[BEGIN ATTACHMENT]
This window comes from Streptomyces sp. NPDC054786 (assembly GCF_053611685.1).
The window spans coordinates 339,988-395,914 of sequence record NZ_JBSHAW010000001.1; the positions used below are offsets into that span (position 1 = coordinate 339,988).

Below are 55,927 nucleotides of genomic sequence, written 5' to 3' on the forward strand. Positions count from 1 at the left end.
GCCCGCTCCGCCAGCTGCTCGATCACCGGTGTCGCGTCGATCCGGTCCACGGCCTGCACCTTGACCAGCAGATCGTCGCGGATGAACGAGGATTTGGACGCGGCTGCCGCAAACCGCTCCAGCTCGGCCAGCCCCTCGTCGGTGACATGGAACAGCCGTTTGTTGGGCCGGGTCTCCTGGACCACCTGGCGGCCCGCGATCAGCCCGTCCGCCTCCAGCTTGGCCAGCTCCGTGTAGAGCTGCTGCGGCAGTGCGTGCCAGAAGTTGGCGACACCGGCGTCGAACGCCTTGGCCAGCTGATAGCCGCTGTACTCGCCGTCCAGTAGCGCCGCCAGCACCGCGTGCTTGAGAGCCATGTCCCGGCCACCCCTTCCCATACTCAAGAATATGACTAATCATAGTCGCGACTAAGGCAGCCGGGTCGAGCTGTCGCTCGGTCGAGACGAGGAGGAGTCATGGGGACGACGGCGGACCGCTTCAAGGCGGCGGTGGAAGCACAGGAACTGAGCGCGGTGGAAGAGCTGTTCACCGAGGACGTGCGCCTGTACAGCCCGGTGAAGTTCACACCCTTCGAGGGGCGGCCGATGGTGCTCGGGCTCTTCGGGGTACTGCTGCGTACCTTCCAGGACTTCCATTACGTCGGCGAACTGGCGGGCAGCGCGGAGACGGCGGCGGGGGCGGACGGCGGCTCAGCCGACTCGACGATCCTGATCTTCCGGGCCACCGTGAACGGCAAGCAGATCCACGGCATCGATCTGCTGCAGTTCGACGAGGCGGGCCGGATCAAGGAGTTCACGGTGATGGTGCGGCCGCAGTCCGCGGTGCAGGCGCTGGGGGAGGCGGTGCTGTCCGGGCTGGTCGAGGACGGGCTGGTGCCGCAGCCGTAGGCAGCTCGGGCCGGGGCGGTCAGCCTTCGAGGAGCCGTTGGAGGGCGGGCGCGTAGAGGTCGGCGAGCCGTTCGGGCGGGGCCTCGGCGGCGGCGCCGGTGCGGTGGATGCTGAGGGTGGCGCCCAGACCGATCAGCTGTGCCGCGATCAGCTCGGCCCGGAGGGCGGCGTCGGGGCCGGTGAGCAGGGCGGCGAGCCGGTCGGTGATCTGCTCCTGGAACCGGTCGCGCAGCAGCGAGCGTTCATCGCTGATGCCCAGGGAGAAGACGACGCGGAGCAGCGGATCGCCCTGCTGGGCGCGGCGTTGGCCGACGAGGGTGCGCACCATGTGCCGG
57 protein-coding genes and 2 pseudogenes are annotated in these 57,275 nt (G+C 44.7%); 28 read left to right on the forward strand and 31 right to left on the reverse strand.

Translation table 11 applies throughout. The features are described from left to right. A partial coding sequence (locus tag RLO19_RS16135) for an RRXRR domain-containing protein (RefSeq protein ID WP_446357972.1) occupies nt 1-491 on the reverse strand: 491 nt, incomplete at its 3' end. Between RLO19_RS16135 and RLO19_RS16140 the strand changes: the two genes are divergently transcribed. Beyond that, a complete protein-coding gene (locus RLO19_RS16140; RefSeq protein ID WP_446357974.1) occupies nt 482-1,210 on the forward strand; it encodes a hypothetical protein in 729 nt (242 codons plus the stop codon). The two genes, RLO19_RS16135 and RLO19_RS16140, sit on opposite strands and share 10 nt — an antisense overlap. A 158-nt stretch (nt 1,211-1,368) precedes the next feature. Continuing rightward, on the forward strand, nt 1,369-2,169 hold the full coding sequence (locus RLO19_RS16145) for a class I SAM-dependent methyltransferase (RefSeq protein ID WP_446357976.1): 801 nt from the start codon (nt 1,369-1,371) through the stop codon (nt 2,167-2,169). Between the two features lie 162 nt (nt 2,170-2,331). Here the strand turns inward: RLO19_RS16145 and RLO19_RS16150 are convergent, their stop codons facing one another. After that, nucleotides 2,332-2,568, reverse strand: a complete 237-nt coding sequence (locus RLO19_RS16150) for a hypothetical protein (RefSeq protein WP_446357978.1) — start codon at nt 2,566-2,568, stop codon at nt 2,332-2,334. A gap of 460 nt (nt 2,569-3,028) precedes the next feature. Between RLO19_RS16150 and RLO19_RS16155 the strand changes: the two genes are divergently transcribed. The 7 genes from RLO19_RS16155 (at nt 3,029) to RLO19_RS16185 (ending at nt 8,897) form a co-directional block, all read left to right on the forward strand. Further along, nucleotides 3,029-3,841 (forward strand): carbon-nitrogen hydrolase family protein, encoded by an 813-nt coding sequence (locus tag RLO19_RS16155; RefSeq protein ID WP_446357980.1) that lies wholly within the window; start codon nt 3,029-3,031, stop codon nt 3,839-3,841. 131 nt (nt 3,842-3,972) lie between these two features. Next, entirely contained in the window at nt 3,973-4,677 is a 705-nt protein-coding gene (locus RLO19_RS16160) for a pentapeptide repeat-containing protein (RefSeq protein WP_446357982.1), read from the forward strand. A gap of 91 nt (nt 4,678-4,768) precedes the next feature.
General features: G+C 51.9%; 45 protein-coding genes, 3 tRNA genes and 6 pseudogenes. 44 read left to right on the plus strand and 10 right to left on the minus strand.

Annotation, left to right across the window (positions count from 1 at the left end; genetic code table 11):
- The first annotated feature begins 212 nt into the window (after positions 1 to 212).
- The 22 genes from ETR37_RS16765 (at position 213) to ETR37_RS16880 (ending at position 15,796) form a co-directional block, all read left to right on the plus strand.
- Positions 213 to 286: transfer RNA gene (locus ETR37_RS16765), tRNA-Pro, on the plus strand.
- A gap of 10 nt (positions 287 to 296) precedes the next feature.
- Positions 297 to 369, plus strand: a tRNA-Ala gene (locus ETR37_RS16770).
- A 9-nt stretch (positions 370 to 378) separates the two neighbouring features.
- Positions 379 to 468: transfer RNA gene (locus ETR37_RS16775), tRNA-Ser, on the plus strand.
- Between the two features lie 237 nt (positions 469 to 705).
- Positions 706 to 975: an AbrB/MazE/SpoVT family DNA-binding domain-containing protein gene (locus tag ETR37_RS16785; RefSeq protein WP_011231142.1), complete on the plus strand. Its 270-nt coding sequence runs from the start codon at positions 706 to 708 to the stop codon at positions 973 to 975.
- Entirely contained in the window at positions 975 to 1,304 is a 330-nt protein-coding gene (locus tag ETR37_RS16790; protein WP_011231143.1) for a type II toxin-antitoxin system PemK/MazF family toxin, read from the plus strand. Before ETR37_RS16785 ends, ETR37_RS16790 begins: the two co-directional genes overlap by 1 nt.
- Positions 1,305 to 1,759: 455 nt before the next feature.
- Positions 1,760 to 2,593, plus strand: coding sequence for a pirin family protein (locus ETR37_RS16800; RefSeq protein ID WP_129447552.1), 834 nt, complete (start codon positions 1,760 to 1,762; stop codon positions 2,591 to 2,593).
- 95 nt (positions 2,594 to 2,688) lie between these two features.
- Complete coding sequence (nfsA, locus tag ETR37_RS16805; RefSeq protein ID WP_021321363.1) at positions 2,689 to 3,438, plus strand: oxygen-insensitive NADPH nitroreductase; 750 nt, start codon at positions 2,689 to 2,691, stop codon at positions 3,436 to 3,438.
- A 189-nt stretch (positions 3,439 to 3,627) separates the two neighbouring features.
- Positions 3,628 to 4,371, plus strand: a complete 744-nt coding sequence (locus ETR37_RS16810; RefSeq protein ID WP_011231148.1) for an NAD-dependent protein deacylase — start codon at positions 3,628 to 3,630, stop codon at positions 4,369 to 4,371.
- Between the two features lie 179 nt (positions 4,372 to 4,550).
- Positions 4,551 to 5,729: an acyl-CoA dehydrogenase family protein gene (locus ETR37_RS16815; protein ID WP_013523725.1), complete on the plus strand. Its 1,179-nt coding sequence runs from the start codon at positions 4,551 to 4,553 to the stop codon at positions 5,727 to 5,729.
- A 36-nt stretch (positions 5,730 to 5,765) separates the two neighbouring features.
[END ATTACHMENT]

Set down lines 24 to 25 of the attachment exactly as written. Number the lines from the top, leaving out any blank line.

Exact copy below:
- Positions 3,628 to 4,371, plus strand: a complete 744-nt coding sequence (locus ETR37_RS16810; RefSeq protein ID WP_011231148.1) for an NAD-dependent protein deacylase — start codon at positions 3,628 to 3,630, stop codon at positions 4,369 to 4,371.
- Between the two features lie 179 nt (positions 4,372 to 4,550).